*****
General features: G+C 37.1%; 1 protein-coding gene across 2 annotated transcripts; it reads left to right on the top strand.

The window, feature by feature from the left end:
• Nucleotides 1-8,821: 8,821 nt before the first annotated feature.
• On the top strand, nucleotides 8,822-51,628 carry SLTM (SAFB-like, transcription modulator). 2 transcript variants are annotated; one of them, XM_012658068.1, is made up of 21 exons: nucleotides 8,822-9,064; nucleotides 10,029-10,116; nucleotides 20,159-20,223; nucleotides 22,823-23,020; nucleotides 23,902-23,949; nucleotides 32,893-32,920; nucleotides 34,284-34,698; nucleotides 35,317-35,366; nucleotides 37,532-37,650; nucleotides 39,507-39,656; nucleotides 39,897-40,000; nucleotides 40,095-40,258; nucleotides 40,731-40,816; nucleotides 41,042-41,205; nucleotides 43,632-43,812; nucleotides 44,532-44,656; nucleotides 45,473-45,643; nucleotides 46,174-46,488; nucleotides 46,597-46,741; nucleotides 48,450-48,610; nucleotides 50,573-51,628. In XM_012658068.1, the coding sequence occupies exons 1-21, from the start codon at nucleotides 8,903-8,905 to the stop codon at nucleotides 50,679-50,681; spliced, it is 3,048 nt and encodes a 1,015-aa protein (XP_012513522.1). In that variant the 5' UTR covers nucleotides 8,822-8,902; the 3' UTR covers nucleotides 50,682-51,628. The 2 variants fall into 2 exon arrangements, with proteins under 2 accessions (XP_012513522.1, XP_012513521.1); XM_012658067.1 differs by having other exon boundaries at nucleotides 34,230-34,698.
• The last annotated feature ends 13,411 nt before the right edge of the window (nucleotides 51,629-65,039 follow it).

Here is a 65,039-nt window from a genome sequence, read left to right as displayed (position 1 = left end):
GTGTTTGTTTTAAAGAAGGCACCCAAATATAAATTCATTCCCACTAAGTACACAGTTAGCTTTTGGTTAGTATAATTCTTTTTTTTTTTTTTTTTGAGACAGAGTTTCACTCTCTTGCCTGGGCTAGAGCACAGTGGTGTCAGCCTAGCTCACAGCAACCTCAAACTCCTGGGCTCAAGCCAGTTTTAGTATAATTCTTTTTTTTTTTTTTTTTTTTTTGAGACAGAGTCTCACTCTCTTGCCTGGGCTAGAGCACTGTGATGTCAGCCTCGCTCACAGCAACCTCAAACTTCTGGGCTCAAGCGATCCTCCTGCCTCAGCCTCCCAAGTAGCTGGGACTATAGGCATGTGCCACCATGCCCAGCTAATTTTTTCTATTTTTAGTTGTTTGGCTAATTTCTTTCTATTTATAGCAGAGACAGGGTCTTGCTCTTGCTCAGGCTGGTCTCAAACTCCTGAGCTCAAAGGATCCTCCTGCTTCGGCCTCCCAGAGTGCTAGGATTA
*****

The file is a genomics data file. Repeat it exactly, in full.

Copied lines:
General features: G+C 37.1%; 1 protein-coding gene across 2 annotated transcripts; it reads left to right on the top strand.

The window, feature by feature from the left end:
• Nucleotides 1-8,821: 8,821 nt before the first annotated feature.
• On the top strand, nucleotides 8,822-51,628 carry SLTM (SAFB-like, transcription modulator). 2 transcript variants are annotated; one of them, XM_012658068.1, is made up of 21 exons: nucleotides 8,822-9,064; nucleotides 10,029-10,116; nucleotides 20,159-20,223; nucleotides 22,823-23,020; nucleotides 23,902-23,949; nucleotides 32,893-32,920; nucleotides 34,284-34,698; nucleotides 35,317-35,366; nucleotides 37,532-37,650; nucleotides 39,507-39,656; nucleotides 39,897-40,000; nucleotides 40,095-40,258; nucleotides 40,731-40,816; nucleotides 41,042-41,205; nucleotides 43,632-43,812; nucleotides 44,532-44,656; nucleotides 45,473-45,643; nucleotides 46,174-46,488; nucleotides 46,597-46,741; nucleotides 48,450-48,610; nucleotides 50,573-51,628. In XM_012658068.1, the coding sequence occupies exons 1-21, from the start codon at nucleotides 8,903-8,905 to the stop codon at nucleotides 50,679-50,681; spliced, it is 3,048 nt and encodes a 1,015-aa protein (XP_012513522.1). In that variant the 5' UTR covers nucleotides 8,822-8,902; the 3' UTR covers nucleotides 50,682-51,628. The 2 variants fall into 2 exon arrangements, with proteins under 2 accessions (XP_012513522.1, XP_012513521.1); XM_012658067.1 differs by having other exon boundaries at nucleotides 34,230-34,698.
• The last annotated feature ends 13,411 nt before the right edge of the window (nucleotides 51,629-65,039 follow it).

Here is a 65,039-nt window from a genome sequence, read left to right as displayed (position 1 = left end):
GTGTTTGTTTTAAAGAAGGCACCCAAATATAAATTCATTCCCACTAAGTACACAGTTAGCTTTTGGTTAGTATAATTCTTTTTTTTTTTTTTTTTGAGACAGAGTTTCACTCTCTTGCCTGGGCTAGAGCACAGTGGTGTCAGCCTAGCTCACAGCAACCTCAAACTCCTGGGCTCAAGCCAGTTTTAGTATAATTCTTTTTTTTTTTTTTTTTTTTTTGAGACAGAGTCTCACTCTCTTGCCTGGGCTAGAGCACTGTGATGTCAGCCTCGCTCACAGCAACCTCAAACTTCTGGGCTCAAGCGATCCTCCTGCCTCAGCCTCCCAAGTAGCTGGGACTATAGGCATGTGCCACCATGCCCAGCTAATTTTTTCTATTTTTAGTTGTTTGGCTAATTTCTTTCTATTTATAGCAGAGACAGGGTCTTGCTCTTGCTCAGGCTGGTCTCAAACTCCTGAGCTCAAAGGATCCTCCTGCTTCGGCCTCCCAGAGTGCTAGGATTA